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Mar 27, 2020

A Message from Mr. Robinson

Dear Parents,

If your home is like mine, the first two weeks of dismissal seemed more like vacation with a little bit of school work mixed in. This week’s shock of the new reality has finally set in. I was trying to help my kids with their work the other morning, and after 30 minutes, we had tears, slammed doors, breakfast #2, and extended social distancing within our own home. And that was just my response.

At NDPA we are trying to balance our love of learning, the value of our relationships with each of you, and our sense of obligation to serve you with academic material. This is difficult to do through this time of stress. We really are doing our best, and we know you are as well. I wanted to take this time to express our interest in each of you and your children, and inform you of what we are expecting in the weeks to come.

My new catch phrase is, “two things can be true at the same time."

  • I have asked teachers to provide ample work opportunities; and at the same time be flexible in what is required to be returned as completed work.
  • I have asked that teachers continue to give feedback on assignments (points, grades, written comments) that have been returned; and at the same time offer many chances to do the work or many different ways to show the done work has been done.

As parents we ask that you:

  • Be the deciding factor as to what works best for you and your family, while doing your best to support what is being provided by your child’s teachers.
  • Communicate with your teacher if the work being provided is missing the mark, or you need it provided in a different medium or amount.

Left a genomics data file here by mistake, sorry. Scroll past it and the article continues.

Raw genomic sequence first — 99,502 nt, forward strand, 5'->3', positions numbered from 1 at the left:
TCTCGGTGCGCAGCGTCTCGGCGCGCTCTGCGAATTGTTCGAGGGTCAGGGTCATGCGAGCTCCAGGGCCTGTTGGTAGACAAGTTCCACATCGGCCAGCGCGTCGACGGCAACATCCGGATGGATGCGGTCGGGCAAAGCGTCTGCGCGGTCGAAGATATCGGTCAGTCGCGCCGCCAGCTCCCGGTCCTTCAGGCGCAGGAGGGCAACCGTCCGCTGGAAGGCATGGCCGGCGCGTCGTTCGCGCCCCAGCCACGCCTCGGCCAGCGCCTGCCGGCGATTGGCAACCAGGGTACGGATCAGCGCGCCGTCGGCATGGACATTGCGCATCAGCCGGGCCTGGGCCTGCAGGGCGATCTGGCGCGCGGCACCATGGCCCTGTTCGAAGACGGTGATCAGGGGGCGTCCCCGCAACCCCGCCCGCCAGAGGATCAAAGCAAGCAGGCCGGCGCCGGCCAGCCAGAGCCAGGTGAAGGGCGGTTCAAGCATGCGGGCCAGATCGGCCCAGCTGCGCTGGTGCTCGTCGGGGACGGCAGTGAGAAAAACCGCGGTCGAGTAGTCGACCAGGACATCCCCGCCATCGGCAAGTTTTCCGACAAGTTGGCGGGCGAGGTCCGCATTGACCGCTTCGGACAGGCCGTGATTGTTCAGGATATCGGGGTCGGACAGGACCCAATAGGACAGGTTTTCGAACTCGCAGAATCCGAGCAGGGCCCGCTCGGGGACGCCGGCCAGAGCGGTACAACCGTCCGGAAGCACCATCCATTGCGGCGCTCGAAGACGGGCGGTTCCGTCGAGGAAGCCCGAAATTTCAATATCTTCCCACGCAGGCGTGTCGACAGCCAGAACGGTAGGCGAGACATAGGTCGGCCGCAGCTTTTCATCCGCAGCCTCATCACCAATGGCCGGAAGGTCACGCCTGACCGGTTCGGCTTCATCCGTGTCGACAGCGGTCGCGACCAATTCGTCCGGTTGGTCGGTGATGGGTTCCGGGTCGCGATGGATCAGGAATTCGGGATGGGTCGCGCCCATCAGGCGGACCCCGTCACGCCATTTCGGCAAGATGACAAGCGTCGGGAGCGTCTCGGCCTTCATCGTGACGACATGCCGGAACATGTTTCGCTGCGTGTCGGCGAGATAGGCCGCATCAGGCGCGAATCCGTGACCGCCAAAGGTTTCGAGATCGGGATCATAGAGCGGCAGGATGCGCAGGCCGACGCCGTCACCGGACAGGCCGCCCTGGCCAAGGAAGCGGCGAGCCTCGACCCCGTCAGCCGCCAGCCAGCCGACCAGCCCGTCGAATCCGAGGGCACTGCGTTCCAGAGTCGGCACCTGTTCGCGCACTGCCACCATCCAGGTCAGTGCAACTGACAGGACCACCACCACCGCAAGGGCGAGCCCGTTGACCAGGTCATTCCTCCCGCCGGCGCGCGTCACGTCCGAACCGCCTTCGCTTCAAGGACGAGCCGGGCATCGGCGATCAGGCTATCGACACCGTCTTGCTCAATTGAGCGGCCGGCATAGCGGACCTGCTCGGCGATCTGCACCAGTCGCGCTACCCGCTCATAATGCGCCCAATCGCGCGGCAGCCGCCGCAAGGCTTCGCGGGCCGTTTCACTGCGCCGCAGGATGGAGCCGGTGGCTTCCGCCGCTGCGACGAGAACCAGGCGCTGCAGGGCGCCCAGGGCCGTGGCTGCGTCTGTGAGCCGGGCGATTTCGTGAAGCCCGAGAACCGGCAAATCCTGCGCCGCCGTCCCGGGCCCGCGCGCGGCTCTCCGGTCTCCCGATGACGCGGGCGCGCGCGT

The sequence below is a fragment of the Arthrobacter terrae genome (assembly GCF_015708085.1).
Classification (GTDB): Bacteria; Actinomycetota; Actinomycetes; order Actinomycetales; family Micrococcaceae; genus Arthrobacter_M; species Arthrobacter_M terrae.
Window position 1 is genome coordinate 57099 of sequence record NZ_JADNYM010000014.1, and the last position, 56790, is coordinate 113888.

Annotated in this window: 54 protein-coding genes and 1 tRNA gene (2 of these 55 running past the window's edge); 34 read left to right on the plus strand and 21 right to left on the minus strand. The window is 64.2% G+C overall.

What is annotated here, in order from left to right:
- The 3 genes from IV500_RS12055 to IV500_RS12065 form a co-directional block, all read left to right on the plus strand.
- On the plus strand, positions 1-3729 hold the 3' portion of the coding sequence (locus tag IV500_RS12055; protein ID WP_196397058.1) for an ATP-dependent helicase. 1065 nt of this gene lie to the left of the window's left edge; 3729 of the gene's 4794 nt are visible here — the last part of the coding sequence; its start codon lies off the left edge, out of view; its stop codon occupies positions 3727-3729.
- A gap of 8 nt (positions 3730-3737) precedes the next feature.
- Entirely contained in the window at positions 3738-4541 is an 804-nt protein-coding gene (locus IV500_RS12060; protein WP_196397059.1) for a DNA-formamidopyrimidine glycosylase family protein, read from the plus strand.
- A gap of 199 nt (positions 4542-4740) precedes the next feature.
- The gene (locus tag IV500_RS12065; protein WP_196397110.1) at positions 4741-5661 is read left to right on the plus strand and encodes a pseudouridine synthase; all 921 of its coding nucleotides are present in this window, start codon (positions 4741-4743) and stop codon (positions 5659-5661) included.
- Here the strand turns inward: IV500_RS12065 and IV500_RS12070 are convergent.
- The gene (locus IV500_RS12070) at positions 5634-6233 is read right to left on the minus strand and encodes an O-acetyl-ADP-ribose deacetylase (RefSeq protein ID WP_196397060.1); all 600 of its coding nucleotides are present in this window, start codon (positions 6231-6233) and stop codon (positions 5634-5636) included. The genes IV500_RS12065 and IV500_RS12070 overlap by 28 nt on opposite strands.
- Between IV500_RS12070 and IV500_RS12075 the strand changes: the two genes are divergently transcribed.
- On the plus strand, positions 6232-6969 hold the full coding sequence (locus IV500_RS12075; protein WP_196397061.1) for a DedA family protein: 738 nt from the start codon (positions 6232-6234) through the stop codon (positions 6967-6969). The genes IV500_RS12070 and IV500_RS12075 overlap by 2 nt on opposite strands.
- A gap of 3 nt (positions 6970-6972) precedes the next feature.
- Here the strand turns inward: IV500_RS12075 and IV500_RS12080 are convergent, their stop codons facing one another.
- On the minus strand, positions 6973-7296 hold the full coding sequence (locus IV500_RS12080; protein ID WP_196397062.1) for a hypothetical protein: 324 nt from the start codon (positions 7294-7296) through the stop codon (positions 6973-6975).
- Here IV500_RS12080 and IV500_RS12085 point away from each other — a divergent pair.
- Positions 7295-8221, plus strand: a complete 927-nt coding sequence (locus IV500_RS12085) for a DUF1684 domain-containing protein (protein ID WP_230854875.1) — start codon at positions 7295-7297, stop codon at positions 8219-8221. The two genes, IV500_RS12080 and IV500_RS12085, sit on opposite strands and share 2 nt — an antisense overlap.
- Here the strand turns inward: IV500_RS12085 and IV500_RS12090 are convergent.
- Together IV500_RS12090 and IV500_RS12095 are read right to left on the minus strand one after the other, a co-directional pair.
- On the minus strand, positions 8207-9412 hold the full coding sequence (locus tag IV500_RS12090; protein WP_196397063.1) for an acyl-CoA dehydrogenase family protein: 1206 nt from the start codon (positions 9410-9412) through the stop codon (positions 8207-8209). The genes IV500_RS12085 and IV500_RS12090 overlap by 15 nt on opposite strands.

• One difficulty I am having as a parent is the struggle to recognize that this is “school,” and learning is taking place. Recently I heard of a father that got his kids up, got them dressed in uniform, drove them “to school” (around the block) and pulled back into their own driveway. When the kids became aware, and asked, “what are we doing here? I thought we were going to school?” The father replied, “we are, we are doing school at home.” I am not suggesting that we all do this, but it helps to highlight the idea that we are all trying to figure out how to make it through this time. Be creative, find your ways, and let us help you with materials, activities, guidance, and support.

I have asked our NDPA teachers to take the approach that it is our job to provide ample opportunities to work, but it is the family's job to decide how much of the work is manageable in their circumstances. Please know that we trust your judgment and intentions. We are here to support your child’s learning, not add another layer of anxiety or fear.

As you get assignments, ZOOM meeting requests, websites to visit, and packets to complete, please realize that you are the determining factor in how much is enough. If you have specific questions regarding your child’s needs, progress, and emphasis, we offer our expertise. We are happy to support any level of completion you feel you can encourage from your child. Different ages need different levels of support, and we recognize that each home is equipped to handle it differently. If/when at any time you feel we are not meeting your needs, please reach out to your teachers first. We will try to work out another option to better fit your needs. Granted, we have limitations too, but in the end, our number one desire is to get through this together, with as much learning having taken place, and as little stress and damage along the way.

We are here to help.

Ryan